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Letters for the Week of April 8, 2015

Readers sound off on Oakland's public land parcel, the East Bay's vegan renaissance, and global sea level rise.

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I think zoning is more of a problem than anything else. Suppose the areas surrounding North Berkeley BART, Rockridge, Temescal, Piedmont Avenue, etc., were rezoned for apartments at, say, one unit for each 450 square feet of land. Not high-rise, but fairly high density. There would be a construction boom of three-story buildings, which wouldn't cost too much. Folks who own houses might not be very happy with three story buildings next door, so it won't happen. But it could make a real difference.

Kurt Schoeneman, Boonville

Oakland Needs Proactive Rent Control

Changes to Costa-Hawkins have to go through the legislature. In the meantime, Oakland can pass a proactive rent control system, like Berkeley, Santa Monica, and East Palo Alto (the latter just began its rent control program a few years back). Currently Oakland has a reactive rent control system like San Francisco: If a landlord or tenant thinks there's a problem, they contact the city and it's figured out. In proactive systems, everyone already knows what the allowable rents and the allowable rent increases are, because all units under rent control (pre-1983 construction) are registered. This also means that key information about other regulations — such as owner move-ins, eviction processes, and dispute resolution processes — are sent out to landlords and tenants multiple times a year.

Jesse Townley, chair of the Berkeley Rent Board, Berkeley

We Don't Have a Housing Shortage

I agree with Robert Gammon's advocacy for repealing rent control restrictions in California. Housing should be viewed as a fundamental right, not a way to suck money out of people, especially those with lower income. However, his advocacy of ever more building to accommodate the ever-increasing human population is wrong-headed, and even more so regarding his advocacy for more housing "at all price levels."

The only reason for housing shortages is human overpopulation. Denying that overpopulation is a fundamental — and therefore extremely important — problem is more ignorant and cognitively dissonant than denying human-caused climate change. It is crystal clear and undeniable that the Earth is a finite space that can only accommodate a limited number of people and that where people, their infrastructure, and their agriculture exist, many native species cannot. It is also an ecological and biological fact that in order to be healthy, the ecosystems need large areas of wilderness, which by definition excludes all modern human objects and activities, including roads and buildings. Your "solution" of building infinite housing to accommodate infinite human population growth just adds to this problem and is not a solution at all.

We do not have a housing shortage in the Bay Area, we have gross overpopulation.

As to your advocacy of building ever more housing for rich people, this directly contradicts your supposed advocacy against gentrification. We have far too many rich people in the inner Bay Area. This has ruined San Francisco, and to a lesser extent Berkeley, and is gentrifying Oakland. Unless you want all of the artists, musicians, poets, radicals, and other people who make this area great to be replaced by rich phony hipsters, your advocacy of building housing for upper-middle and upper class people makes no sense.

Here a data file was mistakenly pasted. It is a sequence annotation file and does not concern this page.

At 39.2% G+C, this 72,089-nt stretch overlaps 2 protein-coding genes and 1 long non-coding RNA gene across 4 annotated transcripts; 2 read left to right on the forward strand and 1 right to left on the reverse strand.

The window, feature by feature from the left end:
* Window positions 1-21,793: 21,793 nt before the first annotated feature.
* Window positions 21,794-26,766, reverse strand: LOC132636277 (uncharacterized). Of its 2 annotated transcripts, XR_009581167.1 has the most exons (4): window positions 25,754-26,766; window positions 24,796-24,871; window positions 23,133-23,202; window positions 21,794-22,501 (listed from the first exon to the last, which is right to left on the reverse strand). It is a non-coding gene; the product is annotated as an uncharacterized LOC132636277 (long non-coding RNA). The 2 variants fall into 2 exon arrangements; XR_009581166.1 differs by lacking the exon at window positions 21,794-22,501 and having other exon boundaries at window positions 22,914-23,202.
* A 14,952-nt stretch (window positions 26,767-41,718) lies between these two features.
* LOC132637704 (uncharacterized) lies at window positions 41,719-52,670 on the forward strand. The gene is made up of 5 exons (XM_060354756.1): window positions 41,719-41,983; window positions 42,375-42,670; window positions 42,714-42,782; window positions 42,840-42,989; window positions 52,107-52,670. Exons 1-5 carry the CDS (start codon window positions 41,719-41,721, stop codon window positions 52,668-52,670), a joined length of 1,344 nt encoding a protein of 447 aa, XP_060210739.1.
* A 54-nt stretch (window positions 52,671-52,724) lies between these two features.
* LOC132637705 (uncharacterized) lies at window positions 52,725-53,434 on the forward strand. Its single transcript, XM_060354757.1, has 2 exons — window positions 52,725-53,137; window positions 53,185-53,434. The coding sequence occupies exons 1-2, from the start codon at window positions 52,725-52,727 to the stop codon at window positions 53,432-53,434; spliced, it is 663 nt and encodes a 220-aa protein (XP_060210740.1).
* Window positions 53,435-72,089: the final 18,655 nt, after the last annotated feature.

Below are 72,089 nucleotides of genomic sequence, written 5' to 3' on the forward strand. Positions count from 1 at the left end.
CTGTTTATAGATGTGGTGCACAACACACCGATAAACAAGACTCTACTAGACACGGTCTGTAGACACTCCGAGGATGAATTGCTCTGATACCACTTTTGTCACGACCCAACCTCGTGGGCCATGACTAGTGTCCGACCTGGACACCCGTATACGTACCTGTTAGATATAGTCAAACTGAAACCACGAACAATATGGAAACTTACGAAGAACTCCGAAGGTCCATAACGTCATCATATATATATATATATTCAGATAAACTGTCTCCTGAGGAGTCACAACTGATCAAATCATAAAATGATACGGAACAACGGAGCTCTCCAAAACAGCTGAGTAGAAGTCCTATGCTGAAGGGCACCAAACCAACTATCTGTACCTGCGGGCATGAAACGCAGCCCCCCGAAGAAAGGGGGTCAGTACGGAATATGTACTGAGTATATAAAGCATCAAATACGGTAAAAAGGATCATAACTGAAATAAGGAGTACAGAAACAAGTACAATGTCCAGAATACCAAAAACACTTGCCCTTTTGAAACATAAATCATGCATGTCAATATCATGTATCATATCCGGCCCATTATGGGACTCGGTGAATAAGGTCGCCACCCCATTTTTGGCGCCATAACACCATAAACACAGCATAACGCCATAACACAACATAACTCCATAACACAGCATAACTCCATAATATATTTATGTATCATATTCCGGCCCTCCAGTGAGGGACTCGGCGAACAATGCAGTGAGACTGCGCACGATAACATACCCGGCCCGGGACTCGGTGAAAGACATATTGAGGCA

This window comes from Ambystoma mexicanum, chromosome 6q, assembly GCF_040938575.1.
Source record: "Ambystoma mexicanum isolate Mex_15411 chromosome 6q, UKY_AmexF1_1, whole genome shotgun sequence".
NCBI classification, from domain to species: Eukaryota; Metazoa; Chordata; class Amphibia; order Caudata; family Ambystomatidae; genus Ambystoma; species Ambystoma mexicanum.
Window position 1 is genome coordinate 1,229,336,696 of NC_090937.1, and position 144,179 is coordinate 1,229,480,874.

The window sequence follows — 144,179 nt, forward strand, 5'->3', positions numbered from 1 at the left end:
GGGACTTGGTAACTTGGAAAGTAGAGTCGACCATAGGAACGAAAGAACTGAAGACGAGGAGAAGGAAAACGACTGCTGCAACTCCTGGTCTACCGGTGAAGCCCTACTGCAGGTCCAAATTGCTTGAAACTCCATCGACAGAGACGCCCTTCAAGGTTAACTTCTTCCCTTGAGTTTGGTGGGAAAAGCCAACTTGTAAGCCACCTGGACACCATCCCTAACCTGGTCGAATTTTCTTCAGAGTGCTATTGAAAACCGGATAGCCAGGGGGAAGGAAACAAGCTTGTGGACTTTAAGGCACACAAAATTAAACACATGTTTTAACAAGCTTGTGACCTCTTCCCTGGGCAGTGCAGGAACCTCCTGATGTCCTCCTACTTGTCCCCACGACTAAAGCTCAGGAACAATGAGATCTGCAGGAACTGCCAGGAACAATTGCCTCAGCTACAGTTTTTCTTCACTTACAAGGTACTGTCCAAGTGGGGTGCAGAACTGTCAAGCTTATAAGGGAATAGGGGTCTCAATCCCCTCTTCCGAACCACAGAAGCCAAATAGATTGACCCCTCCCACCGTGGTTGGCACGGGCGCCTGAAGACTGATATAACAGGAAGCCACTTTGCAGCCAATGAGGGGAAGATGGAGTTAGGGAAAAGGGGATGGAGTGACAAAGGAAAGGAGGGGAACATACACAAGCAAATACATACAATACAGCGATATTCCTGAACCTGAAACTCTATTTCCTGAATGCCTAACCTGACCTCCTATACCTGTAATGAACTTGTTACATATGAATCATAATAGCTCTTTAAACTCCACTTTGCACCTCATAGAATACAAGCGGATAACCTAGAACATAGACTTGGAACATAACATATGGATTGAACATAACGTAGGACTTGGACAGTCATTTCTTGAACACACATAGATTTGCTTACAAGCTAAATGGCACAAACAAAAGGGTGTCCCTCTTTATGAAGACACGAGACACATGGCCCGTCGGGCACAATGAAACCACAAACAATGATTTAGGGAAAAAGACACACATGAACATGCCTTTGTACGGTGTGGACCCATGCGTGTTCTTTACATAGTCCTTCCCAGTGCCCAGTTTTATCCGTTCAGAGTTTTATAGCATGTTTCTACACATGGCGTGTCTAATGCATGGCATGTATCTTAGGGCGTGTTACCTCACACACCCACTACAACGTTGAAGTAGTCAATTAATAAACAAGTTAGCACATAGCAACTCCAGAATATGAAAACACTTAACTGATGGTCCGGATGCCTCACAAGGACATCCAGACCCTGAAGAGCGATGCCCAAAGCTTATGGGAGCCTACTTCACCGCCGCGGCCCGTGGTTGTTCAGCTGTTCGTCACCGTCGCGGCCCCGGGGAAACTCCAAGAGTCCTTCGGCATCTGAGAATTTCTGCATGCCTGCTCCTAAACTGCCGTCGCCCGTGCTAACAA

Please rethink your position on housing. What we really need everywhere, including here, is less housing, fewer people, and more open space with native plants and animals. Humans, along with their infrastructure and agriculture, take up about half of the terrestrial (land) surface of the Earth, and almost all of the remainder is "rocks and ice," which is uninhabitable for the vast majority of species. The "housing" that's really needed is for non-humans!

Jeff Hoffman, Berkeley


"The Vegan New Wave," Taste, 3/25

The Vegan Happy Dance

I loved reading about the burgeoning vegan scene in the East Bay. I live in North Marin and travel to Berkeley specifically to support Republic of V. They have an amazing variety of products, from oldies to goodies to the latest foods on the market. It makes me do a happy dance just thinking about it! I'm also a big fan of Souley Vegan on Broadway, and Herbivore downtown. Vegan Power!

Michelle Franck, Novato

Compassion and Justice for Animals!

Yes! Just one more reason to love Oakland. A vegan diet is about compassion and justice for animals and for the planet. A movement that feels right at home in Oakland!

Amanda Reiman, Oakland


"Shifting Gears," Feature, 3/18

Oakland Drivers Give Zero Fucks

As a cyclist who has ridden all around the Bay Area in a variety of urban and suburban situations (Santa Cruz, San Jose, San Francisco, Oakland), I have to say Oakland has some unique factors. Perhaps I am statistically lucky in Oakland, but within a six-month stretch this past year, I had two high-speed chases fly past me while on a bike. I never once had that experience in years of riding in San Jose, which is a city more than twice the size of Oakland. Nor have I had that experience in any other city I have ever rode in.

Then last month, a gentleman drove the wrong way down the one-way section of Lakeside Drive past the Lake Chalet. When I mentioned this to him, he said, "Don't worry I am only going down the block." Then last week some guys thought it would be awesome to spin a donut in the middle of the intersection of Lakeside and 14th Street. Those same geniuses proceeded to tear down the road like it was a freeway nearly hitting several cars in the process.

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